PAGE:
Of course, today, Nazi uniform aesthetics are inseparable from the human suffering doled out by their wearers. In most circles of civilized society, that's more than enough reason to avoid the garb in any and all fashion choices. But for some, that taboo isn't a hindrance at all–if anything, it's an added benefit.
As a result, we have Nazi chic, a fashion trend centered around the SS uniform and related Nazi imagery.
History of Nazi Chic
For the most part, Nazi chic is not characterized by Nazi sympathy. Rather, Nazi chic tends to be associated with counterculture movements that view the use of its taboo imagery as a form of shock value, and ironically, anti-authoritarianism.
The movement came to prominence in the British punk scene during the mid-1970s, with bands like the Sex Pistols and Siouxsie and the Banshees displaying swastikas on their attire alongside other provocative imagery.
Very rotten, Johnny. i.redd.it
Around this time, a film genre known as Nazisploitation also came to prominence amongst underground movie buffs. A subgenre of exploitation and sexploitation films, Naziploitation movies skewed towards D-grade fare, characterized by graphic sex scenes, violence, and gore. Plots typically surrounded female prisoners in concentration camps, subject to the sexual whims of evil SS officers, who eventually escaped and got their revenge. However, the most famous Nazisploitation film, Ilsa, She Wolf of the SS, flipped the genders.
The dorm room poster that will ensure you never get laid. images-na.ssl-images-amazon.com
Ilsa was a female SS officer and the victims were men. She spent much of the movie wearing her Nazi uniform in various states, sexually abusing men all the while. As such, Ilsa played into dominatrix fantasies. The movie was a hit on the grindhouse circuit, inspiring multiple sequels and knock-offs and solidifying Nazi aesthetics as a part of the BDSM scene.
Since then, Nazi chic fashion has been employed by various artists, from Madonna to Marilyn Manson to Lady Gaga, and has shown up in all sorts of places from leather clubs to character designs in video games and anime.
Lady Gaga looking SS-uper. nyppagesix.files.wordpress.com
Nazi Chic in Asia
Nazi chic has taken on a life of its own in Asia. And unlike Western Nazi chic, which recognizes Nazism as taboo, Asian Nazi chic seems entirely detached from any underlying ideology.
A large part of this likely has to do with the way that Holocaust education differs across cultures. In the West, we learn about the Holocaust in the context of the Nazis committing horrific crimes against humanity that affected many of our own families. The Holocaust is presented as personal and closer to our current era than we might like to think. It is something we should "never forget." Whereas in Asia, where effects of the Holocaust weren't as prominent, it's simply another aspect of WWII which, in and of itself, was just another large war. In other words, Nazi regalia in Asia might be viewed as simply another historical military outfit, albeit a particularly stylish one.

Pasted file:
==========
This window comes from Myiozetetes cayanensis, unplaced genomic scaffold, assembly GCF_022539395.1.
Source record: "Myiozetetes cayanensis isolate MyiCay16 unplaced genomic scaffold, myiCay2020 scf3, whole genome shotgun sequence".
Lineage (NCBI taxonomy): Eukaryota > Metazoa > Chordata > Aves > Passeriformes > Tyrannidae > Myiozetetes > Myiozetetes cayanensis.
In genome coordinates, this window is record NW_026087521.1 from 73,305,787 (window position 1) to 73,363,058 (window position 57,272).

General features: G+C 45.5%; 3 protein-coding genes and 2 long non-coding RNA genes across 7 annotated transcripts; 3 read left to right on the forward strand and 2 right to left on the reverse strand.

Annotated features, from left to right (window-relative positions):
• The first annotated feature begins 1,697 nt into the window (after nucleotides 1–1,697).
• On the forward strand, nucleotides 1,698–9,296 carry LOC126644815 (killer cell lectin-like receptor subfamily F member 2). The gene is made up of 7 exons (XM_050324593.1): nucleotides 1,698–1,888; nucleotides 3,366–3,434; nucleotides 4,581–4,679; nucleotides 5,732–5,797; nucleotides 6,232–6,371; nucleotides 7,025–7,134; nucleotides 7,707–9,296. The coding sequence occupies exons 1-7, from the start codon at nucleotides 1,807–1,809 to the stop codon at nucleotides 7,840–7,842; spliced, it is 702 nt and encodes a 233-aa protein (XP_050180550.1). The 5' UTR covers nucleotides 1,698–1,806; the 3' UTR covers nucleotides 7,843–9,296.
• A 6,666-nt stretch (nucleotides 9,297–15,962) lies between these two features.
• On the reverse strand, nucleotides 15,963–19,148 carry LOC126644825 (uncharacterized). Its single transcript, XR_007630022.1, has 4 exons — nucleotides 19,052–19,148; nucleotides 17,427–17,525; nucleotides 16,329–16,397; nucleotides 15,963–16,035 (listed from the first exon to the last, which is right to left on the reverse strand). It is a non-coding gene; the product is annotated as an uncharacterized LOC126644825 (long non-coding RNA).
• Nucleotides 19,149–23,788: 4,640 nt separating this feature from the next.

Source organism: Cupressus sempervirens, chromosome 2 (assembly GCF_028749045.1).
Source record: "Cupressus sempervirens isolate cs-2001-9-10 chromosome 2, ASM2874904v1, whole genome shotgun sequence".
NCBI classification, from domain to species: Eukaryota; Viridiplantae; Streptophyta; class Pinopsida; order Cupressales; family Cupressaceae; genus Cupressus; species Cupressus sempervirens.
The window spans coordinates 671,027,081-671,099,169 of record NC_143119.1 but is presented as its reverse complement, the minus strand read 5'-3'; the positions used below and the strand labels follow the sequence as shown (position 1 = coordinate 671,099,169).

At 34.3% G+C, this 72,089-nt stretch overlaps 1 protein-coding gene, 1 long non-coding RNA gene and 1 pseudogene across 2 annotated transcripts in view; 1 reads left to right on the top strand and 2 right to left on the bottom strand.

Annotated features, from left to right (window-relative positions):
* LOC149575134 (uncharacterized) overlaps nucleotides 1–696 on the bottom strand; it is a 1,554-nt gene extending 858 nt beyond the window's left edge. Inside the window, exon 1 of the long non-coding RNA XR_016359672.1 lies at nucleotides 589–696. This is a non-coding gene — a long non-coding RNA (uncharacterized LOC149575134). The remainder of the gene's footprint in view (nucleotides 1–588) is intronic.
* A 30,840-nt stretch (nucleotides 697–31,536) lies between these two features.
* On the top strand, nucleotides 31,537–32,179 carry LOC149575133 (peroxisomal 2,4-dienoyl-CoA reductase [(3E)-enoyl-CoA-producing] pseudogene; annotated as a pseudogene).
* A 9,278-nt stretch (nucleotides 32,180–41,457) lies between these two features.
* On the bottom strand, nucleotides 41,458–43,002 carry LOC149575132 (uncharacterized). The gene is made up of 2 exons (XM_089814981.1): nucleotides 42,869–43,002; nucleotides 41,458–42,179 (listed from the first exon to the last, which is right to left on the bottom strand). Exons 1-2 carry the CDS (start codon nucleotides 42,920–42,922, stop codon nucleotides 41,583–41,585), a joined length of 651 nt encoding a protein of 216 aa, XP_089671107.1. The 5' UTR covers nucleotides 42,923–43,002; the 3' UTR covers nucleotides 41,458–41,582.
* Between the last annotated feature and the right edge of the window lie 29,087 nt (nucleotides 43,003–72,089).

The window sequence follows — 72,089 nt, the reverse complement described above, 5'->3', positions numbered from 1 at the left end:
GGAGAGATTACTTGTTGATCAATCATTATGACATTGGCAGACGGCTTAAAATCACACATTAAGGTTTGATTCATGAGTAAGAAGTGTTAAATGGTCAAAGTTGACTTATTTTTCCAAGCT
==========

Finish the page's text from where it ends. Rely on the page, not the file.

In Japan, which was much more involved with WWII than any other Asian country, Nazi chic is usually (but not always) reserved for villainous representations.
OF COURSE. i.imgur.com
That being said, J-Pop groups like Keyakizaka46 have publicly worn Nazi chic too, and the phenomena isn't limited to Japan.
In South Korea, Indonesia, and Thailand, Nazi imagery has shown up in various elements of youth culture, completely void of any moral context. For instance, in Indonesia, a Hitler-themed fried chicken restaurant opened in 2013. And in Korea, K-Pop groups like BTS and Pritz have been called out for propagating Nazi chic fashion. Usually such incidents are followed by public apologies, but the lack of historical understanding makes everything ring hollow.
So the question then: is Nazi chic a bad thing?
The answer is not so black and white.
On one hand, seeing Nazi chic on the fashion scene may dredge up painful memories for Holocaust survivors and those whose family histories were tainted. In this light, wearing Nazi-inspired garb, regardless of intent, seems disrespectful and antagonistic. Worse than that, it doesn't even seem like a slight against authority so much as a dig at actual victims of genocide.
But on the other hand, considering the fact that even the youngest people who were alive during WWII are edging 80, "forgetting the Holocaust" is a distinct possibility for younger generations. In that regard, perhaps anything that draws attention to what happened, even if it's simply through the lens of "this outfit should be seen as offensive," might not be entirely bad. This, compounded by the fact that Nazi chic is not commonly associated with actual Nazi or nationalistic sentiments, might be enough to sway some people–not necessarily to wear, like, or even appreciate its aesthetics, but rather to understand its place within counterculture.
Ultimately, one's views on Nazi chic likely come down to their own personal taste and sensibilities. For some, Nazi chic is just a style, an aesthetic preference for something that happens to be mired in historical horror. For others, the shadow of atrocity simply hangs too strong.